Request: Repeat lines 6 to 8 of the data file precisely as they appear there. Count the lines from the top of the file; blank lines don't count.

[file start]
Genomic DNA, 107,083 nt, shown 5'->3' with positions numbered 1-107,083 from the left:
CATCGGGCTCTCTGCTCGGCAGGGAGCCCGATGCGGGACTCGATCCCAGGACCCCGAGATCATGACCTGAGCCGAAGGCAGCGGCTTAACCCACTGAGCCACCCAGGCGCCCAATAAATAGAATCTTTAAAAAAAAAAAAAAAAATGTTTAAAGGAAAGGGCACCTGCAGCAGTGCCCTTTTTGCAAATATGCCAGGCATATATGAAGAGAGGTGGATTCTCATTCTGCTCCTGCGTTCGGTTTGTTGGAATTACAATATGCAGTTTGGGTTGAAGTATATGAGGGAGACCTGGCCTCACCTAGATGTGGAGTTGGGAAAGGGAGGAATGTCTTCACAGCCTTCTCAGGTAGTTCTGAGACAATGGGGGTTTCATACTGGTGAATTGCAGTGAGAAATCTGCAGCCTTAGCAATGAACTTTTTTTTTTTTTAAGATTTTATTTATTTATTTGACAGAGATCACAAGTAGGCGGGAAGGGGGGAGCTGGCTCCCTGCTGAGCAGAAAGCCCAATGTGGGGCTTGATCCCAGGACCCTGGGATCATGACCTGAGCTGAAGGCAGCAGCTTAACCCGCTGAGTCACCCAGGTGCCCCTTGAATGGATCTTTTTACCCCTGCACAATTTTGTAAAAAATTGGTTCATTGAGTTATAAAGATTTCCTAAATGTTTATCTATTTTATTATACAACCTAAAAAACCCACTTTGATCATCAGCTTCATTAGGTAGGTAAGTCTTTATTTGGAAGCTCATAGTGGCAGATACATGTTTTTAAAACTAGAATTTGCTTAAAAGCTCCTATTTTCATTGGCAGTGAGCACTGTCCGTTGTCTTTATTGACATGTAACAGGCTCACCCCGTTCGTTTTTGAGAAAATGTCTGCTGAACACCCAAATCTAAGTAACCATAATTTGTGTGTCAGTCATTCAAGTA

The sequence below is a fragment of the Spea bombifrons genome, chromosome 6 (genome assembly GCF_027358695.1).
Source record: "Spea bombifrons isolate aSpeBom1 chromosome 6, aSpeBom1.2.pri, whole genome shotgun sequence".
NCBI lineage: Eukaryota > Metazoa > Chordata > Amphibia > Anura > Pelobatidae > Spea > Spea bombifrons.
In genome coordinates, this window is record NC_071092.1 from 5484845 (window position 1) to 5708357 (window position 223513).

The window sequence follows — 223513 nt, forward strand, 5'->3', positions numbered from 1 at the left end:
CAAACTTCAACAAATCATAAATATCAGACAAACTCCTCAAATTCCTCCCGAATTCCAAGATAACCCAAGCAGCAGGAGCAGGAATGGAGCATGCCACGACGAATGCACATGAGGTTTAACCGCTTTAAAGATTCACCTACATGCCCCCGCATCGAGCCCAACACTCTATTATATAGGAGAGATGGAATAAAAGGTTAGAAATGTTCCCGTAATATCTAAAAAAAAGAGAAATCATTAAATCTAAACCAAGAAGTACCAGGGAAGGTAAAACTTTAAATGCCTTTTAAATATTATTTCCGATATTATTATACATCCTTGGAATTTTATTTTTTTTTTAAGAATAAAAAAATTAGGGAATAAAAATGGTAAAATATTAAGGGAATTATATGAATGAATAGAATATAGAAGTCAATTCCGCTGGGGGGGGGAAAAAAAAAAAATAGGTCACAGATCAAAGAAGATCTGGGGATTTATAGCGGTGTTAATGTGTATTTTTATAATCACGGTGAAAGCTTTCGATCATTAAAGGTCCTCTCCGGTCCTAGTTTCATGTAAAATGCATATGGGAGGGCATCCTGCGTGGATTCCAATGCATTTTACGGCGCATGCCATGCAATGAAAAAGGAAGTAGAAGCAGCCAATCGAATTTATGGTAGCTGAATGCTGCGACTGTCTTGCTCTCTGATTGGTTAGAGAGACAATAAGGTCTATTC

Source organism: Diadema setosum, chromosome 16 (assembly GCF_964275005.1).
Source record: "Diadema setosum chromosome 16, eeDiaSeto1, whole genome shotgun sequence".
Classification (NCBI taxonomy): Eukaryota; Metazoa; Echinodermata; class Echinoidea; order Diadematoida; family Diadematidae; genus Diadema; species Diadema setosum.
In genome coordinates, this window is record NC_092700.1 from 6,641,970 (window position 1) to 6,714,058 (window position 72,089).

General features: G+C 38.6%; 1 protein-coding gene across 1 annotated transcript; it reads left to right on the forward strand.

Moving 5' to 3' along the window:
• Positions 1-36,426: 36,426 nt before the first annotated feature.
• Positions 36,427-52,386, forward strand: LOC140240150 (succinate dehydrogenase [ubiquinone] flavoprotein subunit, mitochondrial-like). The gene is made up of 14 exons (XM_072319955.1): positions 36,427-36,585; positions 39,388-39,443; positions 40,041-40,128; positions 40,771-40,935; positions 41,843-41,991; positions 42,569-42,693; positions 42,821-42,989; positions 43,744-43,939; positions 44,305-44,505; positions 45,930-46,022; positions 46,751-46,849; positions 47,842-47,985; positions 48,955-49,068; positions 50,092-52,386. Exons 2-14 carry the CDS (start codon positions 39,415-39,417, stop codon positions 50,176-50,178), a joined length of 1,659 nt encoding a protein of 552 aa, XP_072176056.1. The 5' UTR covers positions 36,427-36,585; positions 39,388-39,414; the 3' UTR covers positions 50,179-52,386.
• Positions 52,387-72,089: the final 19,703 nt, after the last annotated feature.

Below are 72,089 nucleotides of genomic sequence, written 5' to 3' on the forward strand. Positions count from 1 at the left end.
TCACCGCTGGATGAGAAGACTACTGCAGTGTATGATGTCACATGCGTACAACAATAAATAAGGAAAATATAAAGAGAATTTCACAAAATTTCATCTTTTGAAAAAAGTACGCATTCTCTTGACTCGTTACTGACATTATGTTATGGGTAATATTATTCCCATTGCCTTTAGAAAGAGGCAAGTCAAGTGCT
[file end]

In genome coordinates, this window is record NC_071092.1 from 5484845 (window position 1) to 5708357 (window position 223513).

The window sequence follows — 223513 nt, forward strand, 5'->3', positions numbered from 1 at the left end:
CAAACTTCAACAAATCATAAATATCAGACAAACTCCTCAAATTCCTCCCGAATTCCAAGATAACCCAAGCAGCAGGAGCAGGAATGGAGCATGCCACGACGAATGCACATGAGGTTTAACCGCTTTAAAGATTCACCTACATGCCCCCGCATCGAGCCCAACACTCTATTATATAGGAGAGATGGAATAAAAGGTTAGAAATGTTCCCGTAATATCTAAAAAAAAGAGAAATCATTAAATCTAAACCAAGAAGTACCAGGGAAGGTAAAACTTTAAATGCCTTTTAAATATTATTTCCGATATTATTATACATCCTTGGAATTTTATTTTTTTTTTAAGAATAAAAAAATTAGGGAATAAAAATGGTAAAATATTAAGGGAATTATATGAATGAATAGAATATAGAAGTCAATTCCGCTGGGGGGGGGAAAAAAAAAAAATAGGTCACAGATCAAAGAAGATCTGGGGATTTATAGCGGTGTTAATGTGTATTTTTATAATCACGGTGAAAGCTTTCGATCATTAAAGGTCCTCTCCGGTCCTAGTTTCATGTAAAATGCATATGGGAGGGCATCCTGCGTGGATTCCAATGCATTTTACGGCGCATGCCATGCAATGAAAAAGGAAGTAGAAGCAGCCAATCGAATTTATGGTAGCTGAATGCTGCGACTGTCTTGCTCTCTGATTGGTTAGAGAGACAATAAGGTCTATTC